Back to Y2K with the new glitter hair party look | Fashion

Cinderella may not go to prom anymore, but people are bringing the glamor to their front rooms for this New Year.

Much like the rise of the makeshift “disco kitchen” that brought the dance floor to your home during last year’s block, “Hogmanay at home” looks, like “tinsel hair,” are having a moment despite the mass celebrations were canceled.

“With recent news bringing fear back into everyone, everyday mood boosts, like getting our hair done, will be the key to keeping spirits up,” says hairdresser and colorist Lisa Shepherd.

Tinsel hair, in which people coat their hair strands with pieces of silver tinsel, also fuel fashion trends of the late 1990s and early 2000s like low-rise jeans and Croc shoes, which are come back in vogue. “The 2000s are having a huge impact on hair trends; we’re seeing so many buns with pointy ends and butterfly clips are everywhere, ”says hairdressing historian Rachael Gibson.

“The original trends of the year 2000 were a lot about the birth of digital culture and now that we live entirely online it makes sense for those trends to be revived.”

Tinsel hair, recently sported by singer Katy Perry to celebrate her singing residency in Las Vegas, is also about the revival of some hair accessories.

Glitter hair
“People are looking for statements of optimism and fun,” says hairdressing historian Rachel Gibson. Photograph: Mads Perch / Getty Images

“Tinsel hair first appeared in the early 2000s when the hair extension market exploded,” says Gibson. “In addition to seeing a wider availability of extensions for typical services like length and volume, we’ve started to see options for more fun and trendy looks, like bright colors and things like feathers and tinsel.”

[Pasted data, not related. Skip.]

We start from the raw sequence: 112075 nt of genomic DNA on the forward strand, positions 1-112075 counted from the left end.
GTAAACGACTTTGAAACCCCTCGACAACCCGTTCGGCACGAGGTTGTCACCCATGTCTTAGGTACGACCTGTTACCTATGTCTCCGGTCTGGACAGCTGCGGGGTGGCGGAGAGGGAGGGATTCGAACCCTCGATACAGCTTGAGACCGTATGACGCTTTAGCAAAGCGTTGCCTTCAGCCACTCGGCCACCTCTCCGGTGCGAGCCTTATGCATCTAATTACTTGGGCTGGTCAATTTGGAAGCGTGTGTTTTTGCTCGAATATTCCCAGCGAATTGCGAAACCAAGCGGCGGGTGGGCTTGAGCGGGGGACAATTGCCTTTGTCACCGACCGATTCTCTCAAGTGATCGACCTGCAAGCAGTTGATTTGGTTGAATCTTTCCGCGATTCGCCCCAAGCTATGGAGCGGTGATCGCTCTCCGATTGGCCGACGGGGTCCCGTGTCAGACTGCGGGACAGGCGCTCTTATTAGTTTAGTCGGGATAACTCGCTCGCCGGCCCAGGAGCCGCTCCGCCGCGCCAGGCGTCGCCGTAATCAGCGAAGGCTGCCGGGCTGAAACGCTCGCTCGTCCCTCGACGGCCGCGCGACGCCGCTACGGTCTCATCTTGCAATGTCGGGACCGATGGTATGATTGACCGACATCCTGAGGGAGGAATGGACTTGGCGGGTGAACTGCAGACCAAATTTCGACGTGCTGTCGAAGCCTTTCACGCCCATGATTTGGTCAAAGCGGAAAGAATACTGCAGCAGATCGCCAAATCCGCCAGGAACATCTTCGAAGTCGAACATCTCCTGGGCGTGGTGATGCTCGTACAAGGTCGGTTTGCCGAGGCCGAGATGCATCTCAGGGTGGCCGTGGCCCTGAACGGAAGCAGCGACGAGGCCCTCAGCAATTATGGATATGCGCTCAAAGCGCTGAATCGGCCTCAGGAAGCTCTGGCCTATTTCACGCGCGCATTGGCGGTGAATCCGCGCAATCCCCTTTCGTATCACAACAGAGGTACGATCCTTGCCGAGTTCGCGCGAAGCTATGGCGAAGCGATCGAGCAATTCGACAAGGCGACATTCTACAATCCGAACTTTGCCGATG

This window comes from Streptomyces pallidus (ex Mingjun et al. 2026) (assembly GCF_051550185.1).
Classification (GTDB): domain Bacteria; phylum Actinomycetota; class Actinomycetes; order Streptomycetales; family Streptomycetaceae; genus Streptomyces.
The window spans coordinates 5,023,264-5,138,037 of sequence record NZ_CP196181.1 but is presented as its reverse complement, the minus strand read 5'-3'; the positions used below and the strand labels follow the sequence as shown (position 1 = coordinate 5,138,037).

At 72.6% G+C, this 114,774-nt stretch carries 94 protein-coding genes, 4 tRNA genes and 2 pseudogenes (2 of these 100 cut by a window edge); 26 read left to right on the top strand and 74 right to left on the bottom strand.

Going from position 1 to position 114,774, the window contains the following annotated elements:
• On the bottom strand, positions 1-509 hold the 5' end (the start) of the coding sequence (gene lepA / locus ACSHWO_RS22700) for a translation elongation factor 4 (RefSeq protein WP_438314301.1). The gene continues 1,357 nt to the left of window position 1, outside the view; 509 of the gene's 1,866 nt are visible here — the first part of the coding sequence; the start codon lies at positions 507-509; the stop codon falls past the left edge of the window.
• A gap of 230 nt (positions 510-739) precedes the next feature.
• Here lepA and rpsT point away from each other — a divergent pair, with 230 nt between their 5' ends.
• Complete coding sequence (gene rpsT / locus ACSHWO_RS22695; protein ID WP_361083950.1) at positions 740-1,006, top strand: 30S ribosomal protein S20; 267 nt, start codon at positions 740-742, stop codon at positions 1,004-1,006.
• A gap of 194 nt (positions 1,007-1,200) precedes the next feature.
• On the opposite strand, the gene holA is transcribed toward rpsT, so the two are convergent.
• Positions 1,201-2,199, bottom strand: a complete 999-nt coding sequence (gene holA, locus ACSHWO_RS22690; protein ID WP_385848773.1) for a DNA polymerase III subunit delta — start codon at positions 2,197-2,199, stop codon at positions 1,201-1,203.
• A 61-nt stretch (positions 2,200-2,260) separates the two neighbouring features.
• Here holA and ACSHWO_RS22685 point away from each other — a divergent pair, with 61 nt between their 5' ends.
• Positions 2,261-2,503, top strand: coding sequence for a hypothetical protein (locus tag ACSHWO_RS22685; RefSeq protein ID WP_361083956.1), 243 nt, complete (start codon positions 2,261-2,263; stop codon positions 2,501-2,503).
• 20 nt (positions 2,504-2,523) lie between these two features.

Gibson draws a historical line from tinsel hair to glitter hair sprays in the 1980s, to the ancient Romans using gold dust in their hair.

The style, thanks to its immediate visual impact, currently has 19 million views on TikTok. Hana Ben-Shabat, author of Gen Z 360: Prepare for the inevitable change in culture, thinks that younger people wear styles rooted in the past out of a desire to escape current circumstances.

“I think they go back to the past, not out of stubborn nostalgia, but as a means to escape and find comfort and inspiration at a time when the world around them is extremely confusing and inspiring,” he says.

More practically, Gibson thinks tinsel hair works for its immediacy and affordability. “The trend was born for social media: it’s colorful, it’s sparkling and it’s a little bit different. All of which work really well for setting a trend, “she says.” After the past couple of years, people have been looking for statements of optimism and fun, and there isn’t much more fun than glitter hair. “

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